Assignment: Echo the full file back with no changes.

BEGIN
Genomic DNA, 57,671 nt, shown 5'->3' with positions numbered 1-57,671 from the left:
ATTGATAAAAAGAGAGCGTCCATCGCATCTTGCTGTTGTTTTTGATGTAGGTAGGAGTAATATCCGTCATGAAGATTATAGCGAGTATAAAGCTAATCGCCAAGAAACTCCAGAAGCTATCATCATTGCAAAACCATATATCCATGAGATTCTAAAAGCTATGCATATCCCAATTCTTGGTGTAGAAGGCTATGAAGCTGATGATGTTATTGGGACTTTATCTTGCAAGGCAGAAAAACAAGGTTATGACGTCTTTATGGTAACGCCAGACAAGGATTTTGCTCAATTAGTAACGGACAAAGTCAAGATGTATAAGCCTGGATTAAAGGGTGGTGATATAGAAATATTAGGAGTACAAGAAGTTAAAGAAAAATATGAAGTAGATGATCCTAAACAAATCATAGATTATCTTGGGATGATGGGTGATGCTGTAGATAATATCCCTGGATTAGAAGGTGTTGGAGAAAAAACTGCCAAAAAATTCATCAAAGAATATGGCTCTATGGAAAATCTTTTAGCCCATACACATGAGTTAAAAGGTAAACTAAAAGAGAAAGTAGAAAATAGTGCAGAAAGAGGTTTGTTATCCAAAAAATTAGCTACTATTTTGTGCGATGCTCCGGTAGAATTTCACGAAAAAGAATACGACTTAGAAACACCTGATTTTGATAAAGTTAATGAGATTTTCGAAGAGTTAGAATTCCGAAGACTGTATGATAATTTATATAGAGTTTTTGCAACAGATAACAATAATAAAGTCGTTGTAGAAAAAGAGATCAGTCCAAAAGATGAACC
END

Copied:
Genomic DNA, 57,671 nt, shown 5'->3' with positions numbered 1-57,671 from the left:
ATTGATAAAAAGAGAGCGTCCATCGCATCTTGCTGTTGTTTTTGATGTAGGTAGGAGTAATATCCGTCATGAAGATTATAGCGAGTATAAAGCTAATCGCCAAGAAACTCCAGAAGCTATCATCATTGCAAAACCATATATCCATGAGATTCTAAAAGCTATGCATATCCCAATTCTTGGTGTAGAAGGCTATGAAGCTGATGATGTTATTGGGACTTTATCTTGCAAGGCAGAAAAACAAGGTTATGACGTCTTTATGGTAACGCCAGACAAGGATTTTGCTCAATTAGTAACGGACAAAGTCAAGATGTATAAGCCTGGATTAAAGGGTGGTGATATAGAAATATTAGGAGTACAAGAAGTTAAAGAAAAATATGAAGTAGATGATCCTAAACAAATCATAGATTATCTTGGGATGATGGGTGATGCTGTAGATAATATCCCTGGATTAGAAGGTGTTGGAGAAAAAACTGCCAAAAAATTCATCAAAGAATATGGCTCTATGGAAAATCTTTTAGCCCATACACATGAGTTAAAAGGTAAACTAAAAGAGAAAGTAGAAAATAGTGCAGAAAGAGGTTTGTTATCCAAAAAATTAGCTACTATTTTGTGCGATGCTCCGGTAGAATTTCACGAAAAAGAATACGACTTAGAAACACCTGATTTTGATAAAGTTAATGAGATTTTCGAAGAGTTAGAATTCCGAAGACTGTATGATAATTTATATAGAGTTTTTGCAACAGATAACAATAATAAAGTCGTTGTAGAAAAAGAGATCAGTCCAAAAGATGAACC